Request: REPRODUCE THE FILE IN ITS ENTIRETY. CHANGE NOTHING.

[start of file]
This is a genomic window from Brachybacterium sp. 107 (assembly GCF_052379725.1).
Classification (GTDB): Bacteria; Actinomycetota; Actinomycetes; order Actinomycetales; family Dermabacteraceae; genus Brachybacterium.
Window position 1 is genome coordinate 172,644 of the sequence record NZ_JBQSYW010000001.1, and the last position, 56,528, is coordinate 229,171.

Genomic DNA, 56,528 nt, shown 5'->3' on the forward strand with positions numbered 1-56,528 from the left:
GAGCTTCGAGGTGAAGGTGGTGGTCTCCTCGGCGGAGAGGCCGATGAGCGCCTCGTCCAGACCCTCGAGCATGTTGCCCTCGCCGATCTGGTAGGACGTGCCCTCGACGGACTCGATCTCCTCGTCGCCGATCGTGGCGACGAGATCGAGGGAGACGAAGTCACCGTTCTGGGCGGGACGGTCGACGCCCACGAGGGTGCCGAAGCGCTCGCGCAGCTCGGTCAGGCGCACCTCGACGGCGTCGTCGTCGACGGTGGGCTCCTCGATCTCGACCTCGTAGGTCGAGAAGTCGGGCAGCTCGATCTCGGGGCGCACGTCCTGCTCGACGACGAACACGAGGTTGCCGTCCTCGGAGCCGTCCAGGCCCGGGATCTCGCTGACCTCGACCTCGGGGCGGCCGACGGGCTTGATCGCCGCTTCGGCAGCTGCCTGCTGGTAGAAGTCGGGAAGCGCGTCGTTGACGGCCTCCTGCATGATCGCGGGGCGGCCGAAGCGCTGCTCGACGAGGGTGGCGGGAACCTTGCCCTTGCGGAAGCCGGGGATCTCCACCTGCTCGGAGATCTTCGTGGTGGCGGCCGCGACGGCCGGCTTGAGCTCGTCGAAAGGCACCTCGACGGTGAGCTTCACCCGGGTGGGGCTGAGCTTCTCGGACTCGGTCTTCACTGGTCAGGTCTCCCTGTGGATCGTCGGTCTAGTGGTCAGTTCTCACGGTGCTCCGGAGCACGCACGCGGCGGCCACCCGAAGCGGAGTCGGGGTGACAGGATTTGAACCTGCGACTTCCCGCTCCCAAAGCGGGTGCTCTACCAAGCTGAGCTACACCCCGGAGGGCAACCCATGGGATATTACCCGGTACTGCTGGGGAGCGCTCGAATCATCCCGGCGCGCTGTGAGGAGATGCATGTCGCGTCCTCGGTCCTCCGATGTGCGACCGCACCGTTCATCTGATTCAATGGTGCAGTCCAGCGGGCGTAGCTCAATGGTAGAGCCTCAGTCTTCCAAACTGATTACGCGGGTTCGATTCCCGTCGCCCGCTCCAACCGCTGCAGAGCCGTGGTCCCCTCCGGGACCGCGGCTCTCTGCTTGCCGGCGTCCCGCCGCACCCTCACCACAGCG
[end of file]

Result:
This is a genomic window from Brachybacterium sp. 107 (assembly GCF_052379725.1).
Classification (GTDB): Bacteria; Actinomycetota; Actinomycetes; order Actinomycetales; family Dermabacteraceae; genus Brachybacterium.
Window position 1 is genome coordinate 172,644 of the sequence record NZ_JBQSYW010000001.1, and the last position, 56,528, is coordinate 229,171.

Genomic DNA, 56,528 nt, shown 5'->3' on the forward strand with positions numbered 1-56,528 from the left:
GAGCTTCGAGGTGAAGGTGGTGGTCTCCTCGGCGGAGAGGCCGATGAGCGCCTCGTCCAGACCCTCGAGCATGTTGCCCTCGCCGATCTGGTAGGACGTGCCCTCGACGGACTCGATCTCCTCGTCGCCGATCGTGGCGACGAGATCGAGGGAGACGAAGTCACCGTTCTGGGCGGGACGGTCGACGCCCACGAGGGTGCCGAAGCGCTCGCGCAGCTCGGTCAGGCGCACCTCGACGGCGTCGTCGTCGACGGTGGGCTCCTCGATCTCGACCTCGTAGGTCGAGAAGTCGGGCAGCTCGATCTCGGGGCGCACGTCCTGCTCGACGACGAACACGAGGTTGCCGTCCTCGGAGCCGTCCAGGCCCGGGATCTCGCTGACCTCGACCTCGGGGCGGCCGACGGGCTTGATCGCCGCTTCGGCAGCTGCCTGCTGGTAGAAGTCGGGAAGCGCGTCGTTGACGGCCTCCTGCATGATCGCGGGGCGGCCGAAGCGCTGCTCGACGAGGGTGGCGGGAACCTTGCCCTTGCGGAAGCCGGGGATCTCCACCTGCTCGGAGATCTTCGTGGTGGCGGCCGCGACGGCCGGCTTGAGCTCGTCGAAAGGCACCTCGACGGTGAGCTTCACCCGGGTGGGGCTGAGCTTCTCGGACTCGGTCTTCACTGGTCAGGTCTCCCTGTGGATCGTCGGTCTAGTGGTCAGTTCTCACGGTGCTCCGGAGCACGCACGCGGCGGCCACCCGAAGCGGAGTCGGGGTGACAGGATTTGAACCTGCGACTTCCCGCTCCCAAAGCGGGTGCTCTACCAAGCTGAGCTACACCCCGGAGGGCAACCCATGGGATATTACCCGGTACTGCTGGGGAGCGCTCGAATCATCCCGGCGCGCTGTGAGGAGATGCATGTCGCGTCCTCGGTCCTCCGATGTGCGACCGCACCGTTCATCTGATTCAATGGTGCAGTCCAGCGGGCGTAGCTCAATGGTAGAGCCTCAGTCTTCCAAACTGATTACGCGGGTTCGATTCCCGTCGCCCGCTCCAACCGCTGCAGAGCCGTGGTCCCCTCCGGGACCGCGGCTCTCTGCTTGCCGGCGTCCCGCCGCACCCTCACCACAGCG